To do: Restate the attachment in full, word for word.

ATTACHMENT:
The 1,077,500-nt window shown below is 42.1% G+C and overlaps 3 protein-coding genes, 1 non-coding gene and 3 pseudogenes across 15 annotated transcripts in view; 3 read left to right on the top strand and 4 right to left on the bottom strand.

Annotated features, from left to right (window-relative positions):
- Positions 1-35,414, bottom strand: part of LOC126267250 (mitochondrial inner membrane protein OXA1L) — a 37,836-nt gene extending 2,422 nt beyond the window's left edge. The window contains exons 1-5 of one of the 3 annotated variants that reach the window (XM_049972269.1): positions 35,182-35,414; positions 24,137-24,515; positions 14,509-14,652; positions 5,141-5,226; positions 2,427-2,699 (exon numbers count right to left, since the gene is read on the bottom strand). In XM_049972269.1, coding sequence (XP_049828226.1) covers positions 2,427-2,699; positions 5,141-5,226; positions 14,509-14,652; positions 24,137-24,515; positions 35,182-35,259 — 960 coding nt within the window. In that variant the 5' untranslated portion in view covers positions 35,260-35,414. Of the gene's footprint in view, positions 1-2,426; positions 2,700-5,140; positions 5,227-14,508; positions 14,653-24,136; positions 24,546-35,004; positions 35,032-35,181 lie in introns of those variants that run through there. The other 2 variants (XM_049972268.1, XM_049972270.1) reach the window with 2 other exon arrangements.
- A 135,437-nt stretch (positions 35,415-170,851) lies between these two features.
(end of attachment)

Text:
The 1,077,500-nt window shown below is 42.1% G+C and overlaps 3 protein-coding genes, 1 non-coding gene and 3 pseudogenes across 15 annotated transcripts in view; 3 read left to right on the top strand and 4 right to left on the bottom strand.

Annotated features, from left to right (window-relative positions):
- Positions 1-35,414, bottom strand: part of LOC126267250 (mitochondrial inner membrane protein OXA1L) — a 37,836-nt gene extending 2,422 nt beyond the window's left edge. The window contains exons 1-5 of one of the 3 annotated variants that reach the window (XM_049972269.1): positions 35,182-35,414; positions 24,137-24,515; positions 14,509-14,652; positions 5,141-5,226; positions 2,427-2,699 (exon numbers count right to left, since the gene is read on the bottom strand). In XM_049972269.1, coding sequence (XP_049828226.1) covers positions 2,427-2,699; positions 5,141-5,226; positions 14,509-14,652; positions 24,137-24,515; positions 35,182-35,259 — 960 coding nt within the window. In that variant the 5' untranslated portion in view covers positions 35,260-35,414. Of the gene's footprint in view, positions 1-2,426; positions 2,700-5,140; positions 5,227-14,508; positions 14,653-24,136; positions 24,546-35,004; positions 35,032-35,181 lie in introns of those variants that run through there. The other 2 variants (XM_049972268.1, XM_049972270.1) reach the window with 2 other exon arrangements.
- A 135,437-nt stretch (positions 35,415-170,851) lies between these two features.